Wednesday, August 13, 2014
Conversion from Bluebook to Chicago Manual of Style
I was advised that there will be a book incorporating the Kelsen conference papers, so I just spent the better part of a full workday converting this essay from Bluebook to Chicago Manual of Style, using the publisher's template for headings, footnotes, references, and so on.
It's been a long time since I used the Chicago Manual. As with all languages, it takes a while to get fluent. But if you don't work a lot with court cases, statutes, and the other usual stuff of legal writing, it actually makes more sense, contains more information, and results in a shorter piece. The big pains in the patoot are that you have to show beginning and end pages for journal articles as well as publisher information for books. For law review articles, you can get the page ranges pretty quickly by clicking the "print/download" button on Hein Online, and Amazon is pretty good about publisher information, although it doesn't list the city of the publisher.
Normal people would have a research assistant do this but (a) I don't have one, (b) I probably wouldn't trust him or her to be as anal about it as I am anyway, and (c) I get a kind of sick pleasure out of it.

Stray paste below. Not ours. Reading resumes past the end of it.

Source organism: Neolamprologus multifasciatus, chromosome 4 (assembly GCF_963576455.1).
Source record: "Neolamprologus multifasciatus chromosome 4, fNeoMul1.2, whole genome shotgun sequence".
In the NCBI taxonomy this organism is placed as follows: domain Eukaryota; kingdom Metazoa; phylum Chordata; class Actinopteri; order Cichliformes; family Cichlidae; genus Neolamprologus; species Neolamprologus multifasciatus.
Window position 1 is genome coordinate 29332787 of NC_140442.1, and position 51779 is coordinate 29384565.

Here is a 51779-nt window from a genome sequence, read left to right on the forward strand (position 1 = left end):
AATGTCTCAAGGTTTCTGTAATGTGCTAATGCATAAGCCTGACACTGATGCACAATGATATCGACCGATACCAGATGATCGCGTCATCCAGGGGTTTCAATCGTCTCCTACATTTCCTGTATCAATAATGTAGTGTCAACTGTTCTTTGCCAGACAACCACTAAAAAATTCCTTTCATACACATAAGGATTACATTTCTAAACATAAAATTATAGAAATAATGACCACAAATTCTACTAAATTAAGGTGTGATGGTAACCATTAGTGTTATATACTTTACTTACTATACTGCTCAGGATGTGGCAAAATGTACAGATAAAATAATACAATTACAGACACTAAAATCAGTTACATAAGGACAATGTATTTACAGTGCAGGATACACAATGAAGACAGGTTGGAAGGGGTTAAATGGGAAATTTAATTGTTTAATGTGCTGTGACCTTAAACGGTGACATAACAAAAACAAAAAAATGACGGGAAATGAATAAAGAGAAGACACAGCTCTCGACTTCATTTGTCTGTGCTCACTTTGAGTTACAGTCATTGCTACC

I am now available for consultation on these weighty matters as a service to the community.
Posted by Jeff Lipshaw on August 13, 2014 at 11:42 AM | Permalink
I have one word for you: Endnote
Posted by: Michael Risch | Aug 13, 2014 11:56:00 AM
or similar... (I guess that's really three words, but not as dramatic)
Posted by: Michael Risch | Aug 13, 2014 11:56:35 AM
Mike, first, I'm WAY too cheap to buy it. Second, it's not really the formatting that is the problem. It's collecting the information.
Posted by: Jeff Lipshaw | Aug 13, 2014 12:16:20 PM
Mendeley is free, I think. (our school has a site license to EndNote). But the key is that Hein, etc. all export references, and thus have the information. Further, once you gather it once, you have it forever!
Posted by: Michael Risch | Aug 14, 2014 1:38:37 PM
You would cringe in pain to see the horrors that I inflict in my early drafts of everything. I usually have two or three citation formats in a single paper, sometimes because I copy citations from drafts of my other papers, and sometimes just because my brain works in 'em all, so I'll write a bluebook format one minute, and apa or chicago or something the next. terrible.
Posted by: Paul Gowder | Aug 17, 2014 8:06:36 PM